Common Dialog Boxes
In previous articles we have seen several of the common dialog boxes provided by the .NET framework. These allow you to request specific information from the user, relating to files, fonts, colours and printing, without the need to create new forms. They are also familiar to most users, making the learning process for your applications easier. The common dialog boxes are:
- FontDialog. Allows the user to configure a font, including setting the typeface and colour, and adding effects such as bold, italics and underline.
- ColorDialog. Lets the user choose a colour using a fixed or customisable pallet.
- FolderBrowserDialog. Allows the user to browse the folders of the local file system and those of networked computers.
- OpenFileDialog. Lets the user select one or more files from the file system, with filtering options to show only specific file types.
- SaveFileDialog. Allows the user to specify the location and name for a file that is to be saved.
- PageSetupDialog. Provides configurations options for pages of printable information, including properties for the paper size, orientation and margins.
- PrintDialog. Allows the user to set printing options prior to printing their documents and data, including selecting the printer, determining the number of copies and specifying which pages to include.
In this article we'll look at the colour selection dialog box.
The colour selection dialog box is provided by the ColorDialog class. The dialog provides a set of standard colours, from which the user can make a selection. It can be expanded to show a set of controls that allow selection of colours graphically, or using numeric values and the RGB or HSL colour models. These colours can be added to the selection area in a section for custom colours.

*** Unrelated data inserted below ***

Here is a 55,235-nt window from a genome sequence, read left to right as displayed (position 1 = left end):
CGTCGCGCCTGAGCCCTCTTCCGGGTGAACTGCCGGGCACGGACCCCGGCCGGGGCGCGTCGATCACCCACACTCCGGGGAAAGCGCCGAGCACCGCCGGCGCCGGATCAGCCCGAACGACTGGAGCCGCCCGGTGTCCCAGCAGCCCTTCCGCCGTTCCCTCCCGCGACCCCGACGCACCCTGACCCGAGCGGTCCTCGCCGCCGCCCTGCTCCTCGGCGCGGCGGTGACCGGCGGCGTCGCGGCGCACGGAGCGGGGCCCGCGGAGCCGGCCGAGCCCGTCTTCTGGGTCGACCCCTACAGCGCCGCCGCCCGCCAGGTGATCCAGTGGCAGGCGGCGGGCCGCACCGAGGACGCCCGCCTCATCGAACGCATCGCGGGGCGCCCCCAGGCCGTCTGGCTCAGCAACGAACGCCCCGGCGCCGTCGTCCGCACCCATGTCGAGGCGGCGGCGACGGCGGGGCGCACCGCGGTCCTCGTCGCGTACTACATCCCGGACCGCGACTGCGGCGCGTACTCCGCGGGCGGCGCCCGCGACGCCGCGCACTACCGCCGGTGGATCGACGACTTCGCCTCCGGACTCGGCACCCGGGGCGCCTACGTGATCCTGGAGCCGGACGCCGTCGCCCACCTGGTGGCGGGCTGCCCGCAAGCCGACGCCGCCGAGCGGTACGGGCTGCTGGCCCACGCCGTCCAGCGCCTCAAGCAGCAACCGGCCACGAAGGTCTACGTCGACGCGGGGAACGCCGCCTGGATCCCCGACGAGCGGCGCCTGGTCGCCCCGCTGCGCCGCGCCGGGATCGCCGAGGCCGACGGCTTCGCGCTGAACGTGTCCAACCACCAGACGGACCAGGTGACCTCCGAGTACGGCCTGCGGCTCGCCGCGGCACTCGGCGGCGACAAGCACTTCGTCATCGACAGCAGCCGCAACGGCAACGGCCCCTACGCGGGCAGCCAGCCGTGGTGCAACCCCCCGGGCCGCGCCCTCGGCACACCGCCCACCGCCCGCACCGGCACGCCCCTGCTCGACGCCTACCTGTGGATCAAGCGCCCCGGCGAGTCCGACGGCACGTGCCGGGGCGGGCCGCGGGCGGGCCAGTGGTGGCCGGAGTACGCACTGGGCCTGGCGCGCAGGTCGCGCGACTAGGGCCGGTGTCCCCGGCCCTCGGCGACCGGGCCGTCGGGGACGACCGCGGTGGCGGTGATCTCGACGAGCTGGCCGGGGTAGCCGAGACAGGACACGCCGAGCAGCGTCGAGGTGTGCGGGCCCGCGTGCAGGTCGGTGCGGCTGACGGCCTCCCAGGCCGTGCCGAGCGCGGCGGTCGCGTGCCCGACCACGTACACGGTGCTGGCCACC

Let's demonstrate the dialog box with a new project. Create a Windows Forms solution in Visual Studio and add a button to the automatically generated window. Name the button "PickColourButton". With the button in place, double-click it to generate the Click event and link it to the following method:
private void PickColourButton_Click(object sender, EventArgs e)
using (ColorDialog cd = new ColorDialog())
if (cd.ShowDialog() == DialogResult.OK)
BackColor = cd.Color;
The code above creates a new ColorDialog instance when the user clicks the button. The call to the ShowDialog method displays the box, in the same manner as for other common dialog boxes. The conditional statement checks if the user clicked the OK button. If they did, the selected colour from the dialog box is read from the Color property and applied to the form's background.
Run the program and click the button to see the dialog box. Try selecting a colour and clicking the OK button to apply it. Note that the background colour is not applied if you use the Cancel button.
Next, open the dialog box again and click the "Define Custom Colours" button. The dialog box expands to show a colour picker and some numeric text boxes that allow you to set the colour using red, green and blue elements or hue, saturation and lightness. If you set a colour at the right side of the box, clicking the "Add to Custom Colours" button copies it into the "Custom Colours" section at the left. This area is designed to show a set of commonly used non-standard colours for selection.
31 July 2015